1. (in ancient Rome) one of a class of minor priests who practiced Divination, especially from the entrails of animals killed in sacrifice.

That makes total sense actually, especially considering the flavor text. This is one creepy dude. And just as Xathrid Necromancer is on his way out the door with M14, Grim Haruspex has arrived. This is the replacement the black aggro deck of the format was looking for. With a mana cost of three, I don't think we need to cast this guy as a morph very often, but it's nice to know that we can. The reason this is nice is in case a) there are several other morph creatures that could potentially make our aggro deck and the variety could throw off our opponent, or b) we simply don't want our opponent to realize that when he wraths the board, we're going to draw three or four cards.

The best part about Grim Haruspex is that he allows us to overcommit into sweepers and forces our opponent to deal with the Haruspex on its own before wiping the board. While I wish his ability triggered when he himself died, this shouldn't really be a negative when we're loading up the board with creatures like Gnarled Scarhide, Tormented Hero, and Pain Seer (a couple of which also double as forms of card advantage as well).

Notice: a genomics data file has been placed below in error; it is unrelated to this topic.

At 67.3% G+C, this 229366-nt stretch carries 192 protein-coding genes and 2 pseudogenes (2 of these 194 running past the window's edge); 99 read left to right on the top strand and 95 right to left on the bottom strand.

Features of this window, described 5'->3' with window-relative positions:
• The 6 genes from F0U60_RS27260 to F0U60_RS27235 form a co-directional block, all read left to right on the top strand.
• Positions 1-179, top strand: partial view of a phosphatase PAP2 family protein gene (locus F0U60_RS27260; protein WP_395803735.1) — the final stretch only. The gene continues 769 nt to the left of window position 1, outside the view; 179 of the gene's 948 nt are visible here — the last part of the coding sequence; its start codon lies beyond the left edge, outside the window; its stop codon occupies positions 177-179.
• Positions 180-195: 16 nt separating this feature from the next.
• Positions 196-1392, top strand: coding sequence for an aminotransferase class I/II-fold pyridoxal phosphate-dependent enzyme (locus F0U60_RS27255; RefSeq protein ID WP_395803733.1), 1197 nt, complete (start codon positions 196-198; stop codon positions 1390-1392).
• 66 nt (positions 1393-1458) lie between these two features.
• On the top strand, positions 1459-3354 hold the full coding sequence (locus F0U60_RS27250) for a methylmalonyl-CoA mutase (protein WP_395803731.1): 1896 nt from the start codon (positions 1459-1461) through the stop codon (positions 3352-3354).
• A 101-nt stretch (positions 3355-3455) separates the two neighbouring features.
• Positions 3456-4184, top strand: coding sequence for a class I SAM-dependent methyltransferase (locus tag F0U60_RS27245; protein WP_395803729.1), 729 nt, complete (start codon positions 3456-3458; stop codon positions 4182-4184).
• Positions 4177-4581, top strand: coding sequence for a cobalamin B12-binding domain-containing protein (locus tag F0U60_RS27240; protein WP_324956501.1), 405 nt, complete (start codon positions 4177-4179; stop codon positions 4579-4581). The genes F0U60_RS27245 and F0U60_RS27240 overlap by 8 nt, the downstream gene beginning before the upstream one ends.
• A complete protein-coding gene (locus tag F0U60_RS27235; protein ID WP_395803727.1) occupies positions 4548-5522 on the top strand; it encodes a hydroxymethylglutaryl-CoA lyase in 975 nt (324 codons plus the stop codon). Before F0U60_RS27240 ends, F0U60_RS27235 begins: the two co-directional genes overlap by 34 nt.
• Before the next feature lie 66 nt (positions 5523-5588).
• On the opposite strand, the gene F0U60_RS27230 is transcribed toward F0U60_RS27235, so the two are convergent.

Khans of Tarkir has also begun showing us ways that certain cards reward us for playing morph creatures. Let's take Ghostfire Blade for example.

This is a card that is looking for morph creatures, making each equipped one a 4/4. If we're playing cards like Grim Haruspex anyway, maybe there's a couple more morph creatures that might make the cut, and maybe the Ghostfire Blade is looking much more appealing; +2/+2 for a single mana is a pretty decent deal after all, especially since the Haruspex flips for only a single black, turning the human wizards into a massive 5/4.

These interactions I'm mentioning don't even take into consideration something like a sacrifice outlet. One of the best I'm seeing currently is the likes of Tymaret, the Murder King. Being able to pay two mana and off a creature to deal two damage to a player and draw a card isn't that bad of a deal. Especially considering you're just replacing the sacrificed creature.

I have little doubt that Grim Haruspex will not only see play, but will be a staple in whatever Monoblack Aggro list that might pop up once Khans of Tarkir becomes legal. We already had an incredible staring point in Theros Block that we saw at Pro Tour Journey into Nyx.

DECKID=1213436

This is a great example of a deck that Grim Haruspex would fit perfectly into but seeing as every form of the human wizard - morph and hardcast - costs three mana, we would probably want to shave a few three drops off the top end.

Ultimately I see Grim Haruspex being as much of a staple in aggressive decks (black or otherwise) as his counterpart Xathrid Necromancer was before him, which could pair him with anything from white, to red, to blue.

Grim Haruspex was a pretty sweet preview and I can't wait to see where it fits into the upcoming Standard format. Tonight I leave for Seattle to compete in the 2014 Magic Online Community Cup. This is where myself and a bunch of other prominent members of the Magic community battle with members of Wizards R&D in a bunch of awesome and obscure formats. How does this affect you? Well, the entire event is going to be live streamed all weekend long. If those aren't enough hyperlinks for you, I don't know what to tell ya!